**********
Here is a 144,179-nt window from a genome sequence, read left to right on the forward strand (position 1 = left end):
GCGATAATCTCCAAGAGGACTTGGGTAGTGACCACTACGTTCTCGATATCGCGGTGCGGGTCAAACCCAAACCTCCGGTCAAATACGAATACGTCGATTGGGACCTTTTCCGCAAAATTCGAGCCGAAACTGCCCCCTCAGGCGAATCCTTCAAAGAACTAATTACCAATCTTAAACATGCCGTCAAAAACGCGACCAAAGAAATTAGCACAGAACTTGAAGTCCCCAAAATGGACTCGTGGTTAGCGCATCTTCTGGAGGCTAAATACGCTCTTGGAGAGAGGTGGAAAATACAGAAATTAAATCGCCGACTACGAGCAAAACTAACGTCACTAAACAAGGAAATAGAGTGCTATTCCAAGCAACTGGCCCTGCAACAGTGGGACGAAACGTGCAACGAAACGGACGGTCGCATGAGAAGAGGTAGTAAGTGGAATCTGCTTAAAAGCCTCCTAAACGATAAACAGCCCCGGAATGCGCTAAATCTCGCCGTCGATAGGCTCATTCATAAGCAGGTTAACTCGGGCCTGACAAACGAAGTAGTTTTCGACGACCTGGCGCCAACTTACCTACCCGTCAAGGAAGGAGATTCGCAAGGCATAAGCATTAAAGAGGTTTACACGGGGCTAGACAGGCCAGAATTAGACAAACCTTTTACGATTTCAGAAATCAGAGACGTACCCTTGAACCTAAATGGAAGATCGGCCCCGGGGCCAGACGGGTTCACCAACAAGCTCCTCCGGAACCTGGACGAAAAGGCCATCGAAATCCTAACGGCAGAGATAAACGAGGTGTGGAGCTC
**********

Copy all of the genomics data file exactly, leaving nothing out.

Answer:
Here is a 144,179-nt window from a genome sequence, read left to right on the forward strand (position 1 = left end):
GCGATAATCTCCAAGAGGACTTGGGTAGTGACCACTACGTTCTCGATATCGCGGTGCGGGTCAAACCCAAACCTCCGGTCAAATACGAATACGTCGATTGGGACCTTTTCCGCAAAATTCGAGCCGAAACTGCCCCCTCAGGCGAATCCTTCAAAGAACTAATTACCAATCTTAAACATGCCGTCAAAAACGCGACCAAAGAAATTAGCACAGAACTTGAAGTCCCCAAAATGGACTCGTGGTTAGCGCATCTTCTGGAGGCTAAATACGCTCTTGGAGAGAGGTGGAAAATACAGAAATTAAATCGCCGACTACGAGCAAAACTAACGTCACTAAACAAGGAAATAGAGTGCTATTCCAAGCAACTGGCCCTGCAACAGTGGGACGAAACGTGCAACGAAACGGACGGTCGCATGAGAAGAGGTAGTAAGTGGAATCTGCTTAAAAGCCTCCTAAACGATAAACAGCCCCGGAATGCGCTAAATCTCGCCGTCGATAGGCTCATTCATAAGCAGGTTAACTCGGGCCTGACAAACGAAGTAGTTTTCGACGACCTGGCGCCAACTTACCTACCCGTCAAGGAAGGAGATTCGCAAGGCATAAGCATTAAAGAGGTTTACACGGGGCTAGACAGGCCAGAATTAGACAAACCTTTTACGATTTCAGAAATCAGAGACGTACCCTTGAACCTAAATGGAAGATCGGCCCCGGGGCCAGACGGGTTCACCAACAAGCTCCTCCGGAACCTGGACGAAAAGGCCATCGAAATCCTAACGGCAGAGATAAACGAGGTGTGGAGCTC